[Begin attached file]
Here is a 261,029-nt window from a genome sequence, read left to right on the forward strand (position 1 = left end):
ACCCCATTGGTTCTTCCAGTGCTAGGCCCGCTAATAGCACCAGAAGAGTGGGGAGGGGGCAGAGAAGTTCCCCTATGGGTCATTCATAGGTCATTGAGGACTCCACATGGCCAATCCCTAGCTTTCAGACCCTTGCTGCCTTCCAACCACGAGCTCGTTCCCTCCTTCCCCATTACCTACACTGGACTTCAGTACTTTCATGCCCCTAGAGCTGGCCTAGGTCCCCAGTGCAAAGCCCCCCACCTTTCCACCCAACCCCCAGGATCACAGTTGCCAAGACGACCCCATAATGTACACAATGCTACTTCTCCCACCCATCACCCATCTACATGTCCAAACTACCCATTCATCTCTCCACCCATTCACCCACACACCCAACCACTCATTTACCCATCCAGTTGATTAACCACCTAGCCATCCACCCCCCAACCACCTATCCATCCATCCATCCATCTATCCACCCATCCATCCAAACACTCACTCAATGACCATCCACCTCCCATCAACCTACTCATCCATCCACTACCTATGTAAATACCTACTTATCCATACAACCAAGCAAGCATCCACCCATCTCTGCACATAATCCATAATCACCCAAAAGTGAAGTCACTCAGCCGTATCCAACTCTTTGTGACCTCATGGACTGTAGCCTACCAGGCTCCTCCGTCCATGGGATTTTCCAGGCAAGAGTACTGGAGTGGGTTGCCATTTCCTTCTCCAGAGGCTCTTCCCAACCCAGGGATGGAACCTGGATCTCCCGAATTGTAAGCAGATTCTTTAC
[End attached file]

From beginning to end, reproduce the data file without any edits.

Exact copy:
Here is a 261,029-nt window from a genome sequence, read left to right on the forward strand (position 1 = left end):
ACCCCATTGGTTCTTCCAGTGCTAGGCCCGCTAATAGCACCAGAAGAGTGGGGAGGGGGCAGAGAAGTTCCCCTATGGGTCATTCATAGGTCATTGAGGACTCCACATGGCCAATCCCTAGCTTTCAGACCCTTGCTGCCTTCCAACCACGAGCTCGTTCCCTCCTTCCCCATTACCTACACTGGACTTCAGTACTTTCATGCCCCTAGAGCTGGCCTAGGTCCCCAGTGCAAAGCCCCCCACCTTTCCACCCAACCCCCAGGATCACAGTTGCCAAGACGACCCCATAATGTACACAATGCTACTTCTCCCACCCATCACCCATCTACATGTCCAAACTACCCATTCATCTCTCCACCCATTCACCCACACACCCAACCACTCATTTACCCATCCAGTTGATTAACCACCTAGCCATCCACCCCCCAACCACCTATCCATCCATCCATCCATCTATCCACCCATCCATCCAAACACTCACTCAATGACCATCCACCTCCCATCAACCTACTCATCCATCCACTACCTATGTAAATACCTACTTATCCATACAACCAAGCAAGCATCCACCCATCTCTGCACATAATCCATAATCACCCAAAAGTGAAGTCACTCAGCCGTATCCAACTCTTTGTGACCTCATGGACTGTAGCCTACCAGGCTCCTCCGTCCATGGGATTTTCCAGGCAAGAGTACTGGAGTGGGTTGCCATTTCCTTCTCCAGAGGCTCTTCCCAACCCAGGGATGGAACCTGGATCTCCCGAATTGTAAGCAGATTCTTTAC